Inter Milan's 20 Best Players of All Time
Inter Milan is truly one of the legendary clubs in world soccer. The Italian giants have won Serie A 18 times, the Coppa Italia seven times, the UEFA Cup three times and the Champions League three times. Only two years ago they completed an unprecedented feat for an Italian side: a Treble of the Serie A, the Coppa Italia and the Champions League.
Over the course of that illustrious history, many world-class players have pulled on the black and blue stripes. Here are the top 20 men that have played for the blue side of Milan.
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Samuel Eto'o's time with the nerazzurri was brief, but boy was he prolific.
In the two seasons he spent at Inter after he arrived from Barcelona, he scored 53 times in 101 matches in all competitions—better than a goal every two games. He helped lead Inter to the Treble in 2010, and then was instrumental in keeping Inter in the Champions League in the Round 16, anchoring a heroic comeback against Bayern Munich in the second leg away from home.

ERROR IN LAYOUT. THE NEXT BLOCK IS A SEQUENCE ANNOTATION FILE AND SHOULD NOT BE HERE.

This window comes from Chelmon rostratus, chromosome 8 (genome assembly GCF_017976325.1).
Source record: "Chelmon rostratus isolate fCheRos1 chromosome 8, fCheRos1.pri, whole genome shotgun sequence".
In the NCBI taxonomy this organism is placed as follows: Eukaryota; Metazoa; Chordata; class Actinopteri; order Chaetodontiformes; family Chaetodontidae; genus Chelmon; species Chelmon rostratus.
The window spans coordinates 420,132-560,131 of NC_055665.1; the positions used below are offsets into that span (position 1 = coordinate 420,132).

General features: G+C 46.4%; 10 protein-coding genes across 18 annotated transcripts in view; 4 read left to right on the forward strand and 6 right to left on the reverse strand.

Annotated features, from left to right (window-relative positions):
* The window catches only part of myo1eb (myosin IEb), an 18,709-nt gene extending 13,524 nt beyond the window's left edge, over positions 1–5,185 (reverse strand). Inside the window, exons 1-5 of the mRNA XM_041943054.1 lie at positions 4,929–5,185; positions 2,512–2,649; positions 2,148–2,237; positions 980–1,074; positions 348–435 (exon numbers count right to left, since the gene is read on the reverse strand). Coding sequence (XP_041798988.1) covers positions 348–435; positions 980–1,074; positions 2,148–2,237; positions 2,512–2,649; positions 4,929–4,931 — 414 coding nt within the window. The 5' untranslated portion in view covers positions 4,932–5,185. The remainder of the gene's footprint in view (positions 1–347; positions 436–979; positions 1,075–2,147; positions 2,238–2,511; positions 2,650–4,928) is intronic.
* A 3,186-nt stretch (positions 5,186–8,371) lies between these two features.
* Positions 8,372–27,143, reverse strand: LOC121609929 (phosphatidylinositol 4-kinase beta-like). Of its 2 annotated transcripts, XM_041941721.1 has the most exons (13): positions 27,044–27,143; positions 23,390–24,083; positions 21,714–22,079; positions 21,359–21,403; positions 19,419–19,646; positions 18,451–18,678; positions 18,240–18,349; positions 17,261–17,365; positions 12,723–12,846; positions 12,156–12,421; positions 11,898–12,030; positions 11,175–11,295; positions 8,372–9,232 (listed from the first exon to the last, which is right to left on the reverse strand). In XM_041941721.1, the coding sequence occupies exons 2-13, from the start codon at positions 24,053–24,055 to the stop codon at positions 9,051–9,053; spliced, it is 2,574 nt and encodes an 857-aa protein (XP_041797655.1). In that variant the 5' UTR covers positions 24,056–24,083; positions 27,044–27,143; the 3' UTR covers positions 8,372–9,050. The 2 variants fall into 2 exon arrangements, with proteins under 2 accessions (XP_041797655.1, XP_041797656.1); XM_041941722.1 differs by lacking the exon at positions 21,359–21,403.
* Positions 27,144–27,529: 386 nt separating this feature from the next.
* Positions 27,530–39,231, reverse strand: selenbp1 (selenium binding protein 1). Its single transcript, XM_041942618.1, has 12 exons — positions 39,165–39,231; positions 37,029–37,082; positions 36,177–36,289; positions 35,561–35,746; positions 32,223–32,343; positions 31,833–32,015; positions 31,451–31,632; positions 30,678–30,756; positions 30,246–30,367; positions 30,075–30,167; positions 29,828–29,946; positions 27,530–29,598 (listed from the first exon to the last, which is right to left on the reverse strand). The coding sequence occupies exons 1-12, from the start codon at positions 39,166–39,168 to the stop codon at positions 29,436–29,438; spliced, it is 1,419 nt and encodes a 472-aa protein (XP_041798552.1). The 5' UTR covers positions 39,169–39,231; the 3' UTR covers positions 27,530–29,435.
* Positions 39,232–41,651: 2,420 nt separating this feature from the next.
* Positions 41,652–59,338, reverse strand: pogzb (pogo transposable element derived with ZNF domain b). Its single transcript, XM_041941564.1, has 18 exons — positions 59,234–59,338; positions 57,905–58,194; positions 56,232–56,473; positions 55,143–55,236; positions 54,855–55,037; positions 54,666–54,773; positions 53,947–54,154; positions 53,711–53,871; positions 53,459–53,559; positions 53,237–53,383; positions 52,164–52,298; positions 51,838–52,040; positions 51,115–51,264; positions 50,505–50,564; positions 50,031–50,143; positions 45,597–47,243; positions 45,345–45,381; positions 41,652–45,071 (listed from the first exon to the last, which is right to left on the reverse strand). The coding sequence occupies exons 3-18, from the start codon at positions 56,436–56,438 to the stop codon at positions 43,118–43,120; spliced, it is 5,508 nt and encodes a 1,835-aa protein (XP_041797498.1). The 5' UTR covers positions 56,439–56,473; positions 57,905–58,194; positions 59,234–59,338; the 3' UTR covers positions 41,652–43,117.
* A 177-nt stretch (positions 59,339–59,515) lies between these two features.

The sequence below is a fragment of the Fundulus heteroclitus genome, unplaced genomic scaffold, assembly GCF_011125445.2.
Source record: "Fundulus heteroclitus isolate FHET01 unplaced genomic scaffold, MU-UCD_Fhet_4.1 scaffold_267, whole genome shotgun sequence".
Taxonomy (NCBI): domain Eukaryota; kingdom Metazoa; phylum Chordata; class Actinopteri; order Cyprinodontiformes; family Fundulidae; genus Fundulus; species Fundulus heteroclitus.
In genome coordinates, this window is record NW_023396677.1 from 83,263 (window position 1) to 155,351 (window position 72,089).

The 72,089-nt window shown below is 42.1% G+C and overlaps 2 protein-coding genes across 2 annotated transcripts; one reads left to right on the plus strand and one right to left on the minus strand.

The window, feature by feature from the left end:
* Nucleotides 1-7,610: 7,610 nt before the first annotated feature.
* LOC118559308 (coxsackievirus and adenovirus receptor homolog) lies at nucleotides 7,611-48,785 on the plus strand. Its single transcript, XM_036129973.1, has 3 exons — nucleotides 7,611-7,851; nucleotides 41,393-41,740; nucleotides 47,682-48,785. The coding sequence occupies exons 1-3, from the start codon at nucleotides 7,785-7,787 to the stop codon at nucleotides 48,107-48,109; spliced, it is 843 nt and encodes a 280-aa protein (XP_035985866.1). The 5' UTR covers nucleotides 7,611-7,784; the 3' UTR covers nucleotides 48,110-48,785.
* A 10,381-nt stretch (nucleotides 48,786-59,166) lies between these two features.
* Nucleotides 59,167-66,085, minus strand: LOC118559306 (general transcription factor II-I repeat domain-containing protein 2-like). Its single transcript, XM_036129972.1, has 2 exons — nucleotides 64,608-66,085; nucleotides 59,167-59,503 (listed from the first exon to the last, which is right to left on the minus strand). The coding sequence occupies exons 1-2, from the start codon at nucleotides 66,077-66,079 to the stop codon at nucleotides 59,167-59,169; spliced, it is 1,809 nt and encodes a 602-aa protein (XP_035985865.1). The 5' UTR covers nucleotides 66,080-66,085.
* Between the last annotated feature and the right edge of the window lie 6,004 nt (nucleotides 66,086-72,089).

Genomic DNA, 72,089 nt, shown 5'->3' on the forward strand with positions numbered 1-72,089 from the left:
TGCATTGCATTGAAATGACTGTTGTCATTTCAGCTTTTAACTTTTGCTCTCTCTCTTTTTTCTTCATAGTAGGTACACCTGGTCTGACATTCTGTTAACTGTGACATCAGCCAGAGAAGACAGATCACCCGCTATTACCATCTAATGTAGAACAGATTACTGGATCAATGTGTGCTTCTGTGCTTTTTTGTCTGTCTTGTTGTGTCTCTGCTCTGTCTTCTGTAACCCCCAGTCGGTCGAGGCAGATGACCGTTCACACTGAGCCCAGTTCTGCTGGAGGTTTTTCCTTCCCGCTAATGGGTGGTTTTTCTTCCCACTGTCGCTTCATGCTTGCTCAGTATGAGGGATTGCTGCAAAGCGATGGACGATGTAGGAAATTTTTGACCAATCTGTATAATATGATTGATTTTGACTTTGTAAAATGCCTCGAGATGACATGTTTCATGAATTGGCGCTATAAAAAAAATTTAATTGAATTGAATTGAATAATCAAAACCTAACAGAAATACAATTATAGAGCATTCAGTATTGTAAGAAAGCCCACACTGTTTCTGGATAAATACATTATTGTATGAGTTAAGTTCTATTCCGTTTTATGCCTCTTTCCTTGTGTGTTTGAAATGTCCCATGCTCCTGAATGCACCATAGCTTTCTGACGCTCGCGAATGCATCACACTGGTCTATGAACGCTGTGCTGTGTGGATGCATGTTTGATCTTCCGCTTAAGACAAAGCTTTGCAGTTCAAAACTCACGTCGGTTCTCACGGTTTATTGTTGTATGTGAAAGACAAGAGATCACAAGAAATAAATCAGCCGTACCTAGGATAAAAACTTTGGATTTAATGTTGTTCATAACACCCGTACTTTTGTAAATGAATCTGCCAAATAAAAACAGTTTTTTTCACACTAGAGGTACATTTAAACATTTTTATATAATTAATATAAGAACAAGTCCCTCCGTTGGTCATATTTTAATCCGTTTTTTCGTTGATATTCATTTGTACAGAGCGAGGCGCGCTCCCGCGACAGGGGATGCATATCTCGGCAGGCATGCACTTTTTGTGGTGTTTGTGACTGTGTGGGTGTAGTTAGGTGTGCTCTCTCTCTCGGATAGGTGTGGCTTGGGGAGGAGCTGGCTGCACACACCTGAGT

He scored in the first four minutes of the match and provided spectacular assists to Wesley Sneijder and Goran Pandev, allowing the Italians to advance on away goals. His performance in the 2010-11 season was even more important given the mysterious disappearance that season of Diego Milito's goal-scoring form.
The sale of Eto'o after the 2010-11 season was beyond ill-advised. Who knows what Inter may have done had the Cameroonian striker stayed at the San Siro rather than left for Russia. He's in the 20th spot in this countdown, but several more years could have put him much, much higher on the list.
1912-1915, 1919-1921, 1922-1927
Cevenini is fifth on Inter's all-time scoring list, and when you look at the numbers it's easy to see why. In 190 matches over three stints with Inter, Cevenini scored 158 goals.
I'll let you look at that number for a minute. And just to make that stat sink in a little, that's a .83 goals per game average.
In his first two stints with the nerazzurri, Cevenini actually had more goals scored than games played. His third, longer stint produced a less eye-popping number, but he still scored 42 times in 92 games.